Brexit Bulletin: CEOs Make Plans for Life After Britain
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It was a busy weekend in Brexit Britain, with the one remaining U.K. party leadership contest coming to its (foregone) conclusion, and a key Remainer taking a few well-aimed jabs at the new prime minister.
Elsewhere, serious matters are afoot. More than three-quarters of chief executive officers are considering moving either their headquarters or some operations outside of Britain, accountancy firm KPMG reports today, citing a survey of 100 business leaders from companies with annual sales of at least £100 million.
Separately, the CBI and PricewaterhouseCoopers report that sentiment in the financial services sector deteriorated in the three months to September. That matters: the Financial Times today estimates that banks which use the U.K. as an EU gateway employ more than 590,000 people and have assets of more than £7.5 trillion.
The surveys suggest Prime Minister Theresa May faces a challenge to retain businesses and jobs once the Brexit negotiations get underway, and that talk of a “Hard Brexit” risks prompting companies to accelerate introduction of their own exit strategies.
“CEOs are reacting to the prevailing uncertainty with contingency planning,” said Simon Collins, KPMG’s U.K. chairman.
Still, 69 percent of firms told KPMG they’re confident Britain’s economy will continue to grow over the next year and 73 percent were sure their own businesses would expand. A study by Z/Yen also reported today that on the eve of the referendum, the U.K. beat 86 other financial centers to be the best in the world ahead of New York and Singapore.
Hollande Plays Politics
French President Francois Hollande, on a visit to the northern French port of Calais, said the vote to leave the European Union doesn’t end Britain’s responsibility to migrants trying to reach its shores.
Speaking in the northern port, home to several migrant camps including the infamous “Jungle,” Hollande said Brexit meant Britain would need to engage fully in finding a solution:
“The U.K. is not freed of its obligations because of the sovereign decision that it took. I would say it’s the opposite. I’m calling on U.K. authorities to do their full share today and tomorrow to support France in dealing with the immigration issue.”
Theresa May’s government might need to to take note–France will be a key player in any eventual Brexit talks and a happy Hollande could well have a bearing on how the shape of a deal pans out.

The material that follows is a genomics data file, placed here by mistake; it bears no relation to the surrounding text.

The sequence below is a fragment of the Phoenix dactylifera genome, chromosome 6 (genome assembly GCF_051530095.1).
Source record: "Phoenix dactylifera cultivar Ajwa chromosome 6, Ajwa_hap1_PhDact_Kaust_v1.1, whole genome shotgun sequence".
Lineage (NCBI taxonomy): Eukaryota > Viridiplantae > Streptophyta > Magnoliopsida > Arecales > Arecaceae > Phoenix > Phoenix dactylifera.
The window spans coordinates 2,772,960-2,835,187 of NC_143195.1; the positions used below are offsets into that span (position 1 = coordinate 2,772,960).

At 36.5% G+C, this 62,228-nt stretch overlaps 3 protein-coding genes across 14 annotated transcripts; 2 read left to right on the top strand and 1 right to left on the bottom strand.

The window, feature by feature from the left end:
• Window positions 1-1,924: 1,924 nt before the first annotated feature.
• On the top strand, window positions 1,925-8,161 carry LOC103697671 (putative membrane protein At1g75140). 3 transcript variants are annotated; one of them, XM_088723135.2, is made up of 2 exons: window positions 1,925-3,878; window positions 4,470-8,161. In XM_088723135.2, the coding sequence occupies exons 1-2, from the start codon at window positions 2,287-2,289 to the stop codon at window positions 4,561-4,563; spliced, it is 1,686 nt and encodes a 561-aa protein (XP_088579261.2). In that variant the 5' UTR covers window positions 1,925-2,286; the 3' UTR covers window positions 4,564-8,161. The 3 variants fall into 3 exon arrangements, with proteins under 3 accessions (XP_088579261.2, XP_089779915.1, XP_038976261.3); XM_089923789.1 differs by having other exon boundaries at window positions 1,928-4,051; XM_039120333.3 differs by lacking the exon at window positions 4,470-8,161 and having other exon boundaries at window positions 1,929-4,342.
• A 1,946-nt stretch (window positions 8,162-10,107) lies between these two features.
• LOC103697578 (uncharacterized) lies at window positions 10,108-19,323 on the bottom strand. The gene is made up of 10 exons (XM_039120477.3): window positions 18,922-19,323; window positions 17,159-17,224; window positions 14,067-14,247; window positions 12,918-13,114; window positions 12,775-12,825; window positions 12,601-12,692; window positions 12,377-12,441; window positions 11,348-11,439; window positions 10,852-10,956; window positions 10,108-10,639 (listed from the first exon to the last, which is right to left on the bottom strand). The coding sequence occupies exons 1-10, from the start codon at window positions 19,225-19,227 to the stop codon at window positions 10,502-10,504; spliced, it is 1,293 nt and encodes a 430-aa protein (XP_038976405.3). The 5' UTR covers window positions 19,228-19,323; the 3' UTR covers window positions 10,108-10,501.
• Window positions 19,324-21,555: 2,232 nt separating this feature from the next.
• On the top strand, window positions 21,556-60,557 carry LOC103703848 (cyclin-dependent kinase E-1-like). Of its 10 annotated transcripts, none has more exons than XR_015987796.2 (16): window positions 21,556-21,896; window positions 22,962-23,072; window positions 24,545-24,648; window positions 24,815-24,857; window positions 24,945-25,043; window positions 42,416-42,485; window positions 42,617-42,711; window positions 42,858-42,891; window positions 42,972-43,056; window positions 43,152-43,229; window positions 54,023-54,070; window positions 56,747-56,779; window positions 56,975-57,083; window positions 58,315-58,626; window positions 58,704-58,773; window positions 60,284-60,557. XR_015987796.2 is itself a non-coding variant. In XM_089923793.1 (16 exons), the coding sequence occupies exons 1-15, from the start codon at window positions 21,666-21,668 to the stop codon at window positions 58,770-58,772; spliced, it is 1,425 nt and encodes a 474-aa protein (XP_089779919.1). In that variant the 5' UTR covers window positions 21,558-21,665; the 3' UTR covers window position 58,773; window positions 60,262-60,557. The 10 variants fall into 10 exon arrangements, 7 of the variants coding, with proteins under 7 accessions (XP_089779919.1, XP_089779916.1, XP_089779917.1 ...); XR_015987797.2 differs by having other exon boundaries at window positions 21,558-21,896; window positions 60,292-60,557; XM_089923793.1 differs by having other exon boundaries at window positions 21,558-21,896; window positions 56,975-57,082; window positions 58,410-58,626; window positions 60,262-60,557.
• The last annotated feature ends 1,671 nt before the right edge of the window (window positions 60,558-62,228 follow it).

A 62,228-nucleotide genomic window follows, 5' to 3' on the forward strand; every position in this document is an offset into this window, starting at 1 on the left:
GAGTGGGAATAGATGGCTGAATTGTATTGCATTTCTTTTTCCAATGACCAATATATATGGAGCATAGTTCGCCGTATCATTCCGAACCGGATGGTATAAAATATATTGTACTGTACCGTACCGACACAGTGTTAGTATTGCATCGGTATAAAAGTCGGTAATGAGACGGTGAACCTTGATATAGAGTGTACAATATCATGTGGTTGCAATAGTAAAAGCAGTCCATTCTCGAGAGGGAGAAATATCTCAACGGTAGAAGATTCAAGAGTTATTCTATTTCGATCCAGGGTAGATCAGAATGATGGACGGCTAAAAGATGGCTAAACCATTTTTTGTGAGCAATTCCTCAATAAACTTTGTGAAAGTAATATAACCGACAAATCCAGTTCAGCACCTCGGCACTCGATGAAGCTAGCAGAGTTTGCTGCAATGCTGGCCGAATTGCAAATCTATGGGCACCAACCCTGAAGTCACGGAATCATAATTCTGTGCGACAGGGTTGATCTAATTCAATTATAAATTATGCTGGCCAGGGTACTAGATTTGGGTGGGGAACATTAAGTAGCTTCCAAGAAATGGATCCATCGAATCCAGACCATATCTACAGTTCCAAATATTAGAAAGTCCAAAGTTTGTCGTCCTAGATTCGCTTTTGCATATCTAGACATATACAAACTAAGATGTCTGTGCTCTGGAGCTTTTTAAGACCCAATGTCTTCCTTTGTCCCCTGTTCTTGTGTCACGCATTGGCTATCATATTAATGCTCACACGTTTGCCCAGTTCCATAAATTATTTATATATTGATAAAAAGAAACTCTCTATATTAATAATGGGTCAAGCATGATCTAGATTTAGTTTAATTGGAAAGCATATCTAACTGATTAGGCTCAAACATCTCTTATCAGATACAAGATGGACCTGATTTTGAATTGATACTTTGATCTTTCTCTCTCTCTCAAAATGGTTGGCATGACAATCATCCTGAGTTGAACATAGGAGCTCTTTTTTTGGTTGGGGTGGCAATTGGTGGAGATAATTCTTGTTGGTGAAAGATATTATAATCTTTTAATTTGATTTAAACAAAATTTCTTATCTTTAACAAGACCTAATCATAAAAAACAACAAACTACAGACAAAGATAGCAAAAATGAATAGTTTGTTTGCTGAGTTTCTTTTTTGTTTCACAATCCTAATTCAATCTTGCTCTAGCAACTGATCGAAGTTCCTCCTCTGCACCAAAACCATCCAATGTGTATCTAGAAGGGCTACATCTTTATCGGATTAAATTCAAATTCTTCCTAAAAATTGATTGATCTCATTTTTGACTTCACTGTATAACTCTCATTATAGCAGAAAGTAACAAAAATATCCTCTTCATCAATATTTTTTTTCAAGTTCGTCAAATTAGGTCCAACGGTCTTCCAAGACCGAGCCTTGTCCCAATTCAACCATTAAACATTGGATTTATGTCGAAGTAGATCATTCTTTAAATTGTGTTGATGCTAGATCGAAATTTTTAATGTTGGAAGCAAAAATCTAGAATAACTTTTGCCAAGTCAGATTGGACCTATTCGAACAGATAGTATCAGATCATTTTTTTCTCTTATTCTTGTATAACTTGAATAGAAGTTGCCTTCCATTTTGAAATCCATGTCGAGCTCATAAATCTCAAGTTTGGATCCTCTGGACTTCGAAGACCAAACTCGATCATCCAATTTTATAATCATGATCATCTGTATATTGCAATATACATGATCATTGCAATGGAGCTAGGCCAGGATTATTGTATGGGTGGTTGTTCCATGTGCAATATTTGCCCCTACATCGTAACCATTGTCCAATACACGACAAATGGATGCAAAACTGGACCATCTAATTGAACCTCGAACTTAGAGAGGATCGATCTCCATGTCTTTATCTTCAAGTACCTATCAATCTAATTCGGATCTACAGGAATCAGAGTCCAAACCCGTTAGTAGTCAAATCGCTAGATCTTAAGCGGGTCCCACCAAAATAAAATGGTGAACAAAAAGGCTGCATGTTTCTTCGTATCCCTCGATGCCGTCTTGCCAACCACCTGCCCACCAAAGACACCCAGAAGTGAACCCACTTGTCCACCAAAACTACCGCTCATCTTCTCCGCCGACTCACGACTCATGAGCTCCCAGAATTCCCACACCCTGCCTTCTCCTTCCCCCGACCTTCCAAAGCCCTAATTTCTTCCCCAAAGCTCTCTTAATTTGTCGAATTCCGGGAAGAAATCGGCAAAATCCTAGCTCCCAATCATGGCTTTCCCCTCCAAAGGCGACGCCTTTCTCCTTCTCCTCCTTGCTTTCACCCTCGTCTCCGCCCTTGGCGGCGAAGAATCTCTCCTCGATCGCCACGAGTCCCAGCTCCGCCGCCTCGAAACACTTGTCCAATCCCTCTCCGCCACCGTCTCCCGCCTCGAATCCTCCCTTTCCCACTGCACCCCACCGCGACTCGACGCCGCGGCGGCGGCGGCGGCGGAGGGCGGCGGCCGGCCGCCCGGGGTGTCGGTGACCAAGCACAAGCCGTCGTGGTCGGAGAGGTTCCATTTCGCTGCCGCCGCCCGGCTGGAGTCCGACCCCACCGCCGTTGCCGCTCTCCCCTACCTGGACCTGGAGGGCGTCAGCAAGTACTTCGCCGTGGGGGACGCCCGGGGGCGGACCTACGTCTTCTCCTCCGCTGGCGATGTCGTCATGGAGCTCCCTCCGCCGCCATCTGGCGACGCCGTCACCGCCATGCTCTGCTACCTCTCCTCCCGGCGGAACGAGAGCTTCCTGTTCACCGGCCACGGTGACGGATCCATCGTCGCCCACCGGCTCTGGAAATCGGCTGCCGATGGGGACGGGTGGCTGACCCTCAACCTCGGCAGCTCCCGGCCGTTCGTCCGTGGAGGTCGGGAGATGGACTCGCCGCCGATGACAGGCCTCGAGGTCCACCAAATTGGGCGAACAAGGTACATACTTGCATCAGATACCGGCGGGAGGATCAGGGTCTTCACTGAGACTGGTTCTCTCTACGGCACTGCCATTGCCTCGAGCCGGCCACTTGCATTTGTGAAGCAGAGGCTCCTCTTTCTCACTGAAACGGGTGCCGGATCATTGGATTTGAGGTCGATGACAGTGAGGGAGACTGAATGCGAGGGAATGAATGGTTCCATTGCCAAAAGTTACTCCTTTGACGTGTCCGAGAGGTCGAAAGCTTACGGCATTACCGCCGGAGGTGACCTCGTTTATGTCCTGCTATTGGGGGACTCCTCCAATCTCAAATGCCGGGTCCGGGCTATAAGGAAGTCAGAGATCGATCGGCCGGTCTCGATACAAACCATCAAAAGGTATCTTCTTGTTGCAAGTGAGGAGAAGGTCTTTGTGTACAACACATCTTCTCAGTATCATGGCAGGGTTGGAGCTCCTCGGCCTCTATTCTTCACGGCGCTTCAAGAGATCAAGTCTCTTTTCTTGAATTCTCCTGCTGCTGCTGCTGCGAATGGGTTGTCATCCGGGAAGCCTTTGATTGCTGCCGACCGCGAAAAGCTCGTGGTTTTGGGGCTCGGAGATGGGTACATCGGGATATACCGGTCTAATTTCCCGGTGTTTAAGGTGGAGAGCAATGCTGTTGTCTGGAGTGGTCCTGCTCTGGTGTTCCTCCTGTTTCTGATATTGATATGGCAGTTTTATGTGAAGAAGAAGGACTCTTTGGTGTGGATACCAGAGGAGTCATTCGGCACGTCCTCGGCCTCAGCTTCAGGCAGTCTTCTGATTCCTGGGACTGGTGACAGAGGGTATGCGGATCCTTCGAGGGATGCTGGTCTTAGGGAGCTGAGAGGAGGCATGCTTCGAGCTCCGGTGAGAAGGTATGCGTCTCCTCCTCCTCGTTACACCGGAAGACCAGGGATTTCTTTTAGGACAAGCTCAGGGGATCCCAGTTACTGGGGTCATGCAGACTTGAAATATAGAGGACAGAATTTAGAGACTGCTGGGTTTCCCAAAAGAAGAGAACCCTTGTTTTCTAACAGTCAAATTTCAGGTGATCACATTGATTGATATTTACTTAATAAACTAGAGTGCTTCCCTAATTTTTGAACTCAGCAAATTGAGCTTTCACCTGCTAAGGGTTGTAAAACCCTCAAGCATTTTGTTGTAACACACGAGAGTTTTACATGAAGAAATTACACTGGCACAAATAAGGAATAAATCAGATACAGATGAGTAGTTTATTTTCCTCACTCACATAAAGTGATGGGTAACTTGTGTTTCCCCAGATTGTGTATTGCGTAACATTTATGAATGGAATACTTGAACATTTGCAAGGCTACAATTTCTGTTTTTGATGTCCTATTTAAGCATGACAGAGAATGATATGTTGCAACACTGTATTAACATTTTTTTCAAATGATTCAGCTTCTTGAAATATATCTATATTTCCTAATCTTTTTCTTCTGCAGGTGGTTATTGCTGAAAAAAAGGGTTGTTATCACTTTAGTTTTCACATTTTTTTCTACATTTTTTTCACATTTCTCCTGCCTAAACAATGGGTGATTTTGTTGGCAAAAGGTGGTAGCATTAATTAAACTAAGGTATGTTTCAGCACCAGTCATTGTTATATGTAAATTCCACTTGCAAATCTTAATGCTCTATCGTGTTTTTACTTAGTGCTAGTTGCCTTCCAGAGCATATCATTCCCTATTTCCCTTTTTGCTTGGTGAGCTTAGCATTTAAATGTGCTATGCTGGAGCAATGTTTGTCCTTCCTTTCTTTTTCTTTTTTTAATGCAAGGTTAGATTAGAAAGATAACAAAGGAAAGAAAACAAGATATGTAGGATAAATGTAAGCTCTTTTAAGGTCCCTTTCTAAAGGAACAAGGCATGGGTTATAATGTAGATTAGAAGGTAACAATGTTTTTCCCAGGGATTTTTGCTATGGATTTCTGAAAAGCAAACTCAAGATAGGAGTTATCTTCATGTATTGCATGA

’Tis the Season for Some Speeches
It’s party conference season in the U.K., so be prepared for two weeks of speeches.
This week the opposition Labour Party meets in Liverpool. Shadow Chancellor John McDonnell speaks today, making the case for an interventionist government to prop up key industries after Brexit.
Ahead of the Tories’ event next week, Trade Secretary Liam Fox speaks at the World Trade Organization on Tuesday. Onlookers will be watching for signals on whether he wants to pull Britain out of the customs union with the EU to seek trade accords with other countries.
Economic data to come this week include a final take on U.K. gross domestic product and business investment in the second quarter, as well as consumer confidence and current account statistics for the same period.
As a backdrop to that comes a new report from the Centre for European Reform. The U.K. is wrong to blame the EU for hampering its economic potential, says the CER’s deputy director, Simon Tilford, who argues British households are no richer relative to the EU-15 average than they were 15 years ago. The roots of the problem stem from “awful” productivity and supply-side issues, he says.
To no-one’s surprise Jeremy Corbyn was re-elected Labour leader, and said manufacturing will suffer if Britain loses trade ties with the EU. He also called on Theresa May to better inform parliament of her plans for the Brexit negotiations.
May came in for criticism in excerpts from Brexit-related books hit the pages of Britain’s Sunday newspapers. Cameron called May and Chancellor of the Exchequer Philip Hammond “lily-livered” on immigration reform, the Sunday Times reported. Craig Oliver, Cameron’s director of communications, told of 13 times when May failed to support Cameron, according to the Mail on Sunday.
Elsewhere, a German academic group warned British universities could lose up to 15 percent of their staff, the Guardian reported; Wall Street banks are prepared to begin shifting operations elsewhere in the EU, the Daily Telegraph said; and Azko Nobel CEO Ton Buechner is requesting clarity from the government despite committing to the U.K.
On the Markets
Sterling touched its weakest against the euro since mid-August amid signs of a “hard Brexit”.
The bad news for Britain is that a falling pound may not provide it with much of an economic boost, according to a Goldman Sachs study of recent currency declines.
Equity markets were suffering in Europe after declines in Asia, dragged down by bank stocks.
Bilal Hafeez, a currency strategist at Nomura, dug deep into English history to look for Brexit insights from the reign of King Henry VIII and his 1534 break with Rome. That was the last time the nation declared its independence from continental Europe. What happened next? Economic output per capital barely changed for a century afterwards, Hafeez found.